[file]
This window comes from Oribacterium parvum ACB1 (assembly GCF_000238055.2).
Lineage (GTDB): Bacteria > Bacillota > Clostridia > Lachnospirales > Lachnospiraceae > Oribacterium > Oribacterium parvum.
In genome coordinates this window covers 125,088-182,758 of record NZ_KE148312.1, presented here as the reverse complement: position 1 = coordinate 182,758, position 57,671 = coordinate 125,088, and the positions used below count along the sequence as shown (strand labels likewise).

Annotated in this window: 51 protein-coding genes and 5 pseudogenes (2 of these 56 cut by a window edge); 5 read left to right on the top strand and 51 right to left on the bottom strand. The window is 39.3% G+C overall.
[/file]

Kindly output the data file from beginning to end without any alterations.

This window comes from Oribacterium parvum ACB1 (assembly GCF_000238055.2).
Lineage (GTDB): Bacteria > Bacillota > Clostridia > Lachnospirales > Lachnospiraceae > Oribacterium > Oribacterium parvum.
In genome coordinates this window covers 125,088-182,758 of record NZ_KE148312.1, presented here as the reverse complement: position 1 = coordinate 182,758, position 57,671 = coordinate 125,088, and the positions used below count along the sequence as shown (strand labels likewise).

Annotated in this window: 51 protein-coding genes and 5 pseudogenes (2 of these 56 cut by a window edge); 5 read left to right on the top strand and 51 right to left on the bottom strand. The window is 39.3% G+C overall.